We found that the correlated mutation detection was largely independent of conservation signal over a wide range and that the majority of correlations did not coincide with contacts in the subset of proteins for which protein structure data was available. Accordingly, we believe that the data indicate a genuine signal of co-evolution among functionally linked positions which are vulnerable to mutations. These findings are in line with the work on structural determination of protein domains based on the co-mutation signal [28] and provide good evidence for the concept of long-distance associations within proteins.

Another interesting observation which we have not yet analyzed systematically, is the role of “near-miss correlations”, i.e. correlations between residues in the direct neighborhood of functionally essential sites and/or known disease-associated positions. This concept is similar to our observation that sometimes point mutations causing disease are located next to critical residues without actually destroying them. In some cases one may argue that hitting the critical residue itself would be too drastic a defect to be viable, in others a simple mechanistic point of view arguing that local changes are likely to influence their direct neighborhood may suffice as an explanation.

Many conceptually different algorithms have been developed to detect residue co-mutation. Fodor et al. have shown that these algorithms have a preferred level of conservation to extract significantly correlated pairs [25]. In our work, we used the OMES algorithm, as it was found to be among the best performers and most robust methods for contact prediction. But that does not necessarily imply that OMES is the single best choice for the analysis of non-contact correlation or disease mutations under each and every condition. We have preliminary data which shows that other methods produce comparable LOD scores for the global analysis, but differ in their performance depending on the degree of conservation. In future work, we are planning to study this in more detail and take advantage of differential preferences.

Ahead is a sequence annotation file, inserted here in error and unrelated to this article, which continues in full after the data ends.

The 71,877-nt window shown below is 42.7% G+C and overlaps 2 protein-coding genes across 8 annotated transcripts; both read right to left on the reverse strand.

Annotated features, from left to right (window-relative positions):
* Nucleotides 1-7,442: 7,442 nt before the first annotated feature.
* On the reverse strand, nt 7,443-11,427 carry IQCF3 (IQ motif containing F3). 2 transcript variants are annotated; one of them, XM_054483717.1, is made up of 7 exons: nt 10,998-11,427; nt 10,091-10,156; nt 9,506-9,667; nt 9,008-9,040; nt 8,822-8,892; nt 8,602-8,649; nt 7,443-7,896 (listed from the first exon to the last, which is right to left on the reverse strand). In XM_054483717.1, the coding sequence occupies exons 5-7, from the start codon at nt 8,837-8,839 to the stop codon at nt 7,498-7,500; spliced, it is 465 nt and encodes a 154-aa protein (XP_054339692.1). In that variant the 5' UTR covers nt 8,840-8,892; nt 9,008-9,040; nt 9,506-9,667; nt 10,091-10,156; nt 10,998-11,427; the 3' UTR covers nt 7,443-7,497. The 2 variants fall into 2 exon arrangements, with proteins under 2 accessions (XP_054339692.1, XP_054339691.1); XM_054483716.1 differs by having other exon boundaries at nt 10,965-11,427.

Correlated behavior of contact residues is a plausible and well accepted concept but what mechanisms produce long-range correlations? Lapedes et al. have suggested subsequent pairs of contact residues which extend the co-variation along a chain of contact-correlations [47]. This model is in good agreement with the concept of networks of correlated positions like the ones seen in our case studies and other preliminary data.

Another possible explanation for long-range correlations is the impact on protein folds. It is conceivable that amino acid substitutions may change the orientation of neighboring secondary structure elements by a few degrees. Such a change could easily impair protein function. It is not too difficult to imagine another change on the other side of such our helix to compensate this structural change and thus keep the rest of the fold largely unaffected.

Russ et al. introduced the concept of correlated sites as an architectural backbone of protein domains [29]. Many of the correlations used in their model related to positions which are clearly not in contact with each other and thus forming a correlation backbone. This work suggest that co-evolving residues within a protein contain more information than the mere potential to be in physical contact.

Methods like OMES that solely operate on multiple sequence alignments in analyzing correlations have previously been criticized for being “tree agnostic” – i.e. ignoring the underlying phylogenetic tree in their assessment. Others have argued that no substantial gain is achieved by tree-aware methods [48]. In order to test if using the phylogenetic information substantially affects our results, we repeated all major analyses with the algorithm of Noivirt et al. [49]. Although this method yielded a slightly lower LOD than OMES (0.63 vs. 0.73), all of our conclusions could be confirmed in this re-analysis.

In summary, we believe that researchers should not only look at conservation in their judgment of functional significance of residues in the protein sequence. Correlation patterns between residues clearly provide additional evidence which should not be ignored.

Materials and Methods

Mutation data

Disease mutation data was obtained from the HGMD database [2], a comprehensive collection of mutations underlying human inherited disease. Access to the full HGMD release 7.3 was licensed from Biobase, Germany (http://www.biobase-international.com).